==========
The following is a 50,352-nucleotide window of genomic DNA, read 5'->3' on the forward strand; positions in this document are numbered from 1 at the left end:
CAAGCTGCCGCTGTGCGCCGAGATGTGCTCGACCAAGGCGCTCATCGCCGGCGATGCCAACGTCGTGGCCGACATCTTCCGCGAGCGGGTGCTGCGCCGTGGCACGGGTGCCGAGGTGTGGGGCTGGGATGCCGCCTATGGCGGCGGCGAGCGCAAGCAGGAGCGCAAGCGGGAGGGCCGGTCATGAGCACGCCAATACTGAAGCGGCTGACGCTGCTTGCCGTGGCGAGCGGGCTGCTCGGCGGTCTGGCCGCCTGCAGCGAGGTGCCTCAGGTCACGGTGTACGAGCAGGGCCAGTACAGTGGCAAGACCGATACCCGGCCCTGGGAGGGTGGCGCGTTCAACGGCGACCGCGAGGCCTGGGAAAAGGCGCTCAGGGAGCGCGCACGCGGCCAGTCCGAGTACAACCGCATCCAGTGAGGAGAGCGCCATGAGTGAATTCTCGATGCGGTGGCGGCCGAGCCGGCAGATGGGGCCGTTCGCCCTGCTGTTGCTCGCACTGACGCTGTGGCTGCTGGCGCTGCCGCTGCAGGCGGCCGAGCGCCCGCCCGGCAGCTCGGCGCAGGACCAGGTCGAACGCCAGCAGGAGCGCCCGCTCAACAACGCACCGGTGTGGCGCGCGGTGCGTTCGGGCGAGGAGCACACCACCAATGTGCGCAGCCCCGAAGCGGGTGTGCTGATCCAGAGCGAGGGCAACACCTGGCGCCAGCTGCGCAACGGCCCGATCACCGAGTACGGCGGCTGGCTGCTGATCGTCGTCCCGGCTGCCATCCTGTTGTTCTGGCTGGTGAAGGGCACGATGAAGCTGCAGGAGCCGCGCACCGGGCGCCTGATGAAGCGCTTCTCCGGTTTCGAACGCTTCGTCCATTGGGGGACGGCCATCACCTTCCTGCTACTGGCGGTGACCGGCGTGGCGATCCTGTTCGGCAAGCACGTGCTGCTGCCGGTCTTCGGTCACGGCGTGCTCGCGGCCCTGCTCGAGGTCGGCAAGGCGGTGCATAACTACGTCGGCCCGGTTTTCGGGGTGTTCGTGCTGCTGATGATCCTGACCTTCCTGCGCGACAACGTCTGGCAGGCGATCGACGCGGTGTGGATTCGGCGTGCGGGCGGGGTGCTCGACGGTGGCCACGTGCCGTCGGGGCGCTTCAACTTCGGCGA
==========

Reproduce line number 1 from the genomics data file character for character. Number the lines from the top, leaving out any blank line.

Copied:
The following is a 50,352-nucleotide window of genomic DNA, read 5'->3' on the forward strand; positions in this document are numbered from 1 at the left end: